acquisition of territory, and the emergence of extractive functions such as taxation and the
courvee meant that sovereigns increasingly needed political support and effective work by
minions whom they could not easily oversee or coerce. This extension of rudimentary
administrative functions, for Theobald (1990: 19-20), marks the difference between
patriarchalism -- in which "the state is viewed as personal property", and the dominant family is
the frame of reference -- and patrimonialism, which "requires an administrative apparatus."
These changes gave rise to practices such as tax- and customs-"farming" (Swart, 1989
ed.; Peck, 1990: 38-44), whereby revenue-raising functions were franchised to syndicates of
entrepreneurs who recouped their investments by keeping a share of the revenues. A related
practice was the outright sale of offices, as in Stuart England (Peck, 1990; Scott, 1972: Ch. 3).
Modern notions of merit played little role in such practices, and what we would call the "public"
was still more to be exploited than served. But positions of personal favor were becoming more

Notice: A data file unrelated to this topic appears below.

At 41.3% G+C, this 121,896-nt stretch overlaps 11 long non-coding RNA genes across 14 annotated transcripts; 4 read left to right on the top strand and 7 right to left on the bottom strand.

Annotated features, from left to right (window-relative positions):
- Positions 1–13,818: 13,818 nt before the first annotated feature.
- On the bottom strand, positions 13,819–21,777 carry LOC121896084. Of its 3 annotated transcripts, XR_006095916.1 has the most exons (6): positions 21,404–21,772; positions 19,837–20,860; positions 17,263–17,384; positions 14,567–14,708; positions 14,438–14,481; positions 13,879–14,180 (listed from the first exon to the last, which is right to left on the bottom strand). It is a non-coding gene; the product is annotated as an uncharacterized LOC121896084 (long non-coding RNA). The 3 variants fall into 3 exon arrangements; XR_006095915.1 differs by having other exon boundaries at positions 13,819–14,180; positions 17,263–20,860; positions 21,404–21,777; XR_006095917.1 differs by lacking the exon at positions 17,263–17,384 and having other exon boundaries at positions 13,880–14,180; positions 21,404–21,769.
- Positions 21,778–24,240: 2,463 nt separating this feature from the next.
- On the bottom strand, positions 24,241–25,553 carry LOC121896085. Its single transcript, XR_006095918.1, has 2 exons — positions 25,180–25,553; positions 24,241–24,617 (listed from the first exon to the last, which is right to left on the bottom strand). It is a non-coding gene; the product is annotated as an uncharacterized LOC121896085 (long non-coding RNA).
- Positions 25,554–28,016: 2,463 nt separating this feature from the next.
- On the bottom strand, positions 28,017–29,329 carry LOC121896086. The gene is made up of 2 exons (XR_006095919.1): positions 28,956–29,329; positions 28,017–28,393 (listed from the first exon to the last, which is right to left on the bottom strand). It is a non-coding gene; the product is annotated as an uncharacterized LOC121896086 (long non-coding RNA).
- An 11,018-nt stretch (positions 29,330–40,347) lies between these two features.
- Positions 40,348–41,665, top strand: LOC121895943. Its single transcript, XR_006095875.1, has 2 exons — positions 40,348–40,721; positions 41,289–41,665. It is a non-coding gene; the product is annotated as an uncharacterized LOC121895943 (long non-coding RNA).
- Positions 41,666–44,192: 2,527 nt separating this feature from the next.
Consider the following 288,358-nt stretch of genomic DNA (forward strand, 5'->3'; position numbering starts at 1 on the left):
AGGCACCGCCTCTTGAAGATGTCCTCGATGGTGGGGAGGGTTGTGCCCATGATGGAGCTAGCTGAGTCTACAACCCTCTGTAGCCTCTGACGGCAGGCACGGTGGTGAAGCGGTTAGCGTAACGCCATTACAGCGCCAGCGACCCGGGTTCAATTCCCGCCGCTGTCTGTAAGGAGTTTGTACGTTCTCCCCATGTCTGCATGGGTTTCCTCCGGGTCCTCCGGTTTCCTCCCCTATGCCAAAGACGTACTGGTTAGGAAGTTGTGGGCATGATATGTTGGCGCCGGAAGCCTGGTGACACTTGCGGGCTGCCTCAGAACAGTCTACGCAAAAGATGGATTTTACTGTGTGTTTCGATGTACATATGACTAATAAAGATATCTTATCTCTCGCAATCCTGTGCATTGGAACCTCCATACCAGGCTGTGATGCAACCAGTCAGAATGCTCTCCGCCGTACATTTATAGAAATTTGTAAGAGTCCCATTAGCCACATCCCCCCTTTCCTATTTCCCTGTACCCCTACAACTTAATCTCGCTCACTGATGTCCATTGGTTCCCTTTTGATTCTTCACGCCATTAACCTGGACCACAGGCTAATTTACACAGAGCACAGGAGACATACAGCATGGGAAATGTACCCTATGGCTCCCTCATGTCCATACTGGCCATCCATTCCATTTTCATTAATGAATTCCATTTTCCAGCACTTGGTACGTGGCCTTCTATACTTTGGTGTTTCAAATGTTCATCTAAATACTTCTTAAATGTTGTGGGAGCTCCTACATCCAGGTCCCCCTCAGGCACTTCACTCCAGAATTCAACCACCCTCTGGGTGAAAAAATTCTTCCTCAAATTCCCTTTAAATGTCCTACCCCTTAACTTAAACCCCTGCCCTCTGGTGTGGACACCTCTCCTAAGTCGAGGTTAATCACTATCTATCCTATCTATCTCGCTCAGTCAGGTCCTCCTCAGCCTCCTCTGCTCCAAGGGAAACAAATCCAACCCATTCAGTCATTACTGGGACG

like full-time official roles with functional, as opposed to personal, duties. Tax- and
customs-farming raised revenues in a relatively orderly manner, and to argue that an office could
be purchased was to acknowledge that at some point it had been distinct from the individual
holding it, and carried with it certain duties. The buying and selling of offices, or obtaining them
in exchange for loyalty to a patron, did finally come to an end -- in part because of the political
objections of those denied a share of the spoils -- but Scott sees this phase as part of a
fundamental change in the role of the state:
Finally, in the nineteenth century, when the more democratic form of government limited the
aristocracy, and the modern idea of the State came into existence, the conception of public office
as private property disappeared. The State became considered as a moral entity and the exercising
of public authority as a duty (Scott, 1972: 96).
Many of these developments were matters of expediency, as with customs farming, but others
emerged in the course of political conflicts in which corruption issues were useful clubs with